What Should I Do If My Puppy Has Split Nails?

by Jean Marie Bauhaus Google
    Treatment for a split puppy nail depends on whether or not the quick is damaged.

    Treatment for a split puppy nail depends on whether or not the quick is damaged.

    BananaStock/BananaStock/Getty Images

    One common injury for canines is a split nail. With their rambunctious and curious natures, puppies are prone to nail damage as they engage in rough play. A split nail can be painful for your puppy and alarming for her owner, especially if the split causes bleeding. Thankfully, though, this type of injury is manageable.

    A dog’s nail is made of a thick layer of keratin that surrounds a central layer of nerves and blood vessels. This central layer is commonly referred to as the quick. When trimming your puppy’s nails, care must be taken to avoid cutting into the quick, lest you cause pain and bleeding and a fair amount of trust issues on the part of the puppy. Many dogs have what is known as a dew claw on their front paws -- a fifth claw higher up on the inside of the foot, similar to a thumb. These dew claws are especially susceptible to getting snagged and damaged. On any nail, damage to the quick will require special care.

    A nail split that tears into the quick could cause bleeding and leave your puppy prone to infection. Apply styptic powder to stop the bleeding. If you don’t have styptic powder on hand, you can use flour or cornstarch, and compress the wound with a towel until the bleeding stops. Once the bleeding stops, trim away as much of the damaged nail as you can without further damaging the quick. The wound should be cleaned thoroughly before applying antibiotic ointment and bandaging the paw.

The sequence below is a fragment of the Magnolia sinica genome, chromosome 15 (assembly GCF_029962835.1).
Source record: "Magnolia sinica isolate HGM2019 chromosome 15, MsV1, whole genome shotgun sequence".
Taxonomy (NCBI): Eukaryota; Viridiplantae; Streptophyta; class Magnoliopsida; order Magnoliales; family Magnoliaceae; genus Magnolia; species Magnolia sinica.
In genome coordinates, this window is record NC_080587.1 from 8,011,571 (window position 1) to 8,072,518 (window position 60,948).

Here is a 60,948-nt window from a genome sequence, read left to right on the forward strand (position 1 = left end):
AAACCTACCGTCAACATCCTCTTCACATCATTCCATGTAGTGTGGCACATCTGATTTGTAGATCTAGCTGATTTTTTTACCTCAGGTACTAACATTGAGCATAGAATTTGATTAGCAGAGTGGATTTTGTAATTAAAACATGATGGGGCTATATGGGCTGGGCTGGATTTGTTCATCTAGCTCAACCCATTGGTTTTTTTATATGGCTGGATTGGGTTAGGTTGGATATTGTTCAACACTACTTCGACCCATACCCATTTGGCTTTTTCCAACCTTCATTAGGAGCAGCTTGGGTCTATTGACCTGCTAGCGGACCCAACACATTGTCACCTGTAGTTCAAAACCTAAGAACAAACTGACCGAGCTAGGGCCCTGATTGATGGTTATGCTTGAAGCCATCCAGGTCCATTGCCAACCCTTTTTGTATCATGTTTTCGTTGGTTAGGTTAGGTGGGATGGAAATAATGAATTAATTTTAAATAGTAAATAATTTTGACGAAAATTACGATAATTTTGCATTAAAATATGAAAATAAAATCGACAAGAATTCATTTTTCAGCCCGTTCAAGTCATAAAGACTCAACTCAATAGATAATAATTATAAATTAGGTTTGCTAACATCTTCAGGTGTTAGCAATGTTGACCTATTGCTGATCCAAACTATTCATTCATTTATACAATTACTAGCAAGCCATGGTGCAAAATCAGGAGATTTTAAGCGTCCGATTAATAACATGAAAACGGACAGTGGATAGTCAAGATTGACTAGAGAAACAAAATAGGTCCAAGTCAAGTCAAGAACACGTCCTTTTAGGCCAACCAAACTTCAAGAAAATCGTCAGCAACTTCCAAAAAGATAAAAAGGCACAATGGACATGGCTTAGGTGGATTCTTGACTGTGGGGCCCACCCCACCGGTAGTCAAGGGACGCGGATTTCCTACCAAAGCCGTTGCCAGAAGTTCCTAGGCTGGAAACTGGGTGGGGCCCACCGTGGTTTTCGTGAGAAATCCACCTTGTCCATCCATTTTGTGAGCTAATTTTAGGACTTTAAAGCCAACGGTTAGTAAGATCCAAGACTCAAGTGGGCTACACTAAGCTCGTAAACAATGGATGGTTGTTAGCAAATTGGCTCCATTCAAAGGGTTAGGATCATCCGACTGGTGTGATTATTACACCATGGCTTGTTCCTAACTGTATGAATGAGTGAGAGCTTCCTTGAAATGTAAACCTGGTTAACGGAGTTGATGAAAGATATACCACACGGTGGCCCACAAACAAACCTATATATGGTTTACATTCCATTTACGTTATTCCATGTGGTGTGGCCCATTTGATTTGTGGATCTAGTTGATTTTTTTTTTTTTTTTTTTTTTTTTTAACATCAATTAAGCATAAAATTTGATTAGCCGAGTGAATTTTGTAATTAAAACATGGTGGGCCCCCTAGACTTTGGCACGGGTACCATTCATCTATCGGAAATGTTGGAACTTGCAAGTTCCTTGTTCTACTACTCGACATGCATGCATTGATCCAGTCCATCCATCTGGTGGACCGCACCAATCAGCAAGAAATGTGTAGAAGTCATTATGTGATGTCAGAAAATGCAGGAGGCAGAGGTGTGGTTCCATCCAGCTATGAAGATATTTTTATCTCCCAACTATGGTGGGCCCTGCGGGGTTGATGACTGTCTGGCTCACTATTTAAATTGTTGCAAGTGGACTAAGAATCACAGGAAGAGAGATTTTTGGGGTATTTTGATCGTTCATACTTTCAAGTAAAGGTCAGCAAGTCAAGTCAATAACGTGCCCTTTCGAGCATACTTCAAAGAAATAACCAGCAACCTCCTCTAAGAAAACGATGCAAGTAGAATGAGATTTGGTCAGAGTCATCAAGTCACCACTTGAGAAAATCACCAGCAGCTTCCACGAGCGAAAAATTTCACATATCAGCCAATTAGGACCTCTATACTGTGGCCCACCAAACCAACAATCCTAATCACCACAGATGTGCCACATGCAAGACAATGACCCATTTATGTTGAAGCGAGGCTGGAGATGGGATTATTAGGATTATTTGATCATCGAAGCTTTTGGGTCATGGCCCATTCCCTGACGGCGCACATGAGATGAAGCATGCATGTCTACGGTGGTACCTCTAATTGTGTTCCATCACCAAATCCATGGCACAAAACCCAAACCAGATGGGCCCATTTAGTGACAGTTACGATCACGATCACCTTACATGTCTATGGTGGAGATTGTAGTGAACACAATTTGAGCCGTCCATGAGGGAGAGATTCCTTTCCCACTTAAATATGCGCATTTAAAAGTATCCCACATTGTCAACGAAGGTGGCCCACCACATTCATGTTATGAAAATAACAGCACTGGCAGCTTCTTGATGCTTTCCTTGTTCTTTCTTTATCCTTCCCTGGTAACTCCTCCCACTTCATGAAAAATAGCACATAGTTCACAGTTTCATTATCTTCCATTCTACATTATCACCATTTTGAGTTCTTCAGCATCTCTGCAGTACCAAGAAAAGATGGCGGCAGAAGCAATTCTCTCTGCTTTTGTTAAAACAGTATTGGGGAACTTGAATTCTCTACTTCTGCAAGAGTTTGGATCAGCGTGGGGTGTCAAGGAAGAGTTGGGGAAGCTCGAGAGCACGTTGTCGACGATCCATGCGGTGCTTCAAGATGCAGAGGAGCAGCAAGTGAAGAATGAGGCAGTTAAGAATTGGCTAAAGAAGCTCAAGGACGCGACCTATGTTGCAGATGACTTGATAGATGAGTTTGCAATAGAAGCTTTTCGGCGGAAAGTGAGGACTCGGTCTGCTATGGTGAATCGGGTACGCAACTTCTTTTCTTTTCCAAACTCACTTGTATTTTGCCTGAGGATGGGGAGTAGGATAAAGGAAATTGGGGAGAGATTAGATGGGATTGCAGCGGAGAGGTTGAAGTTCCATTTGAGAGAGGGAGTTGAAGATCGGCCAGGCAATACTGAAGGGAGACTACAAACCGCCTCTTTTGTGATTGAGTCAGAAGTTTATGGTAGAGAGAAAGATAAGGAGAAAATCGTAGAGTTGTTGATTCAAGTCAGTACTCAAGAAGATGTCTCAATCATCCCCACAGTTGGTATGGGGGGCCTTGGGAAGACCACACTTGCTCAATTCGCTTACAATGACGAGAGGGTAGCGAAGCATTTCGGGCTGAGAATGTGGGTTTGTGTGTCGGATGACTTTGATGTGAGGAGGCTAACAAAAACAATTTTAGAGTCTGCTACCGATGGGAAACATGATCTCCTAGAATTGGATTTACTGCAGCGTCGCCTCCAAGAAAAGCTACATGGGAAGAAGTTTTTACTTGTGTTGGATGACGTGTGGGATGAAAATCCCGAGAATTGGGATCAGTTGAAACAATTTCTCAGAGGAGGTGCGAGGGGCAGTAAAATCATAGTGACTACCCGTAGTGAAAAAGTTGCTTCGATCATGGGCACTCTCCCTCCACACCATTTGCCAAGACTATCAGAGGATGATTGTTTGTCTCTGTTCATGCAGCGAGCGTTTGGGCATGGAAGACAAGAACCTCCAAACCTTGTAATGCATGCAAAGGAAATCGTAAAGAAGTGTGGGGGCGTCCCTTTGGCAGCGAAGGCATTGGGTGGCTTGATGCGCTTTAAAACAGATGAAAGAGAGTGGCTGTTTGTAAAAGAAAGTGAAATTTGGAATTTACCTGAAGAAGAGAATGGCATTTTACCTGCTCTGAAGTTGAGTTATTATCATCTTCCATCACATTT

A split that damages the quick might require veterinary intervention. According to Dr. Erika Raines at VetInfo.com, the usual treatment for a split nail is to remove the nail and allow it to grow back. Such a solution shouldn’t be attempted at home. However, if the damage to the quick is minimal, you can apply first aid to your puppy’s paw and monitor it to see if it heals without needing to take such a drastic measure. In any case, it’s a good idea to consult your veterinarian for advice on how to proceed.

    If the split doesn’t reach the quick, it should be relatively easy to fix. Simply use a nail file to smooth the rough edges. Don’t use a nail trimmer, which could make the split worse. Keep an eye on the nail as it grows back, continuing to file the snags until the split grows out. You can apply clear nail polish to the nail to hold the split together while it grows out -- just be careful not to let your puppy lick the polish while it's still wet.

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    About the Author

    Jean Marie Bauhaus has been writing about a wide range of topics since 2000. Her articles have appeared on a number of popular websites, and she is also the author of two urban fantasy novels. She has a Bachelor of Science in social science from Rogers State University.

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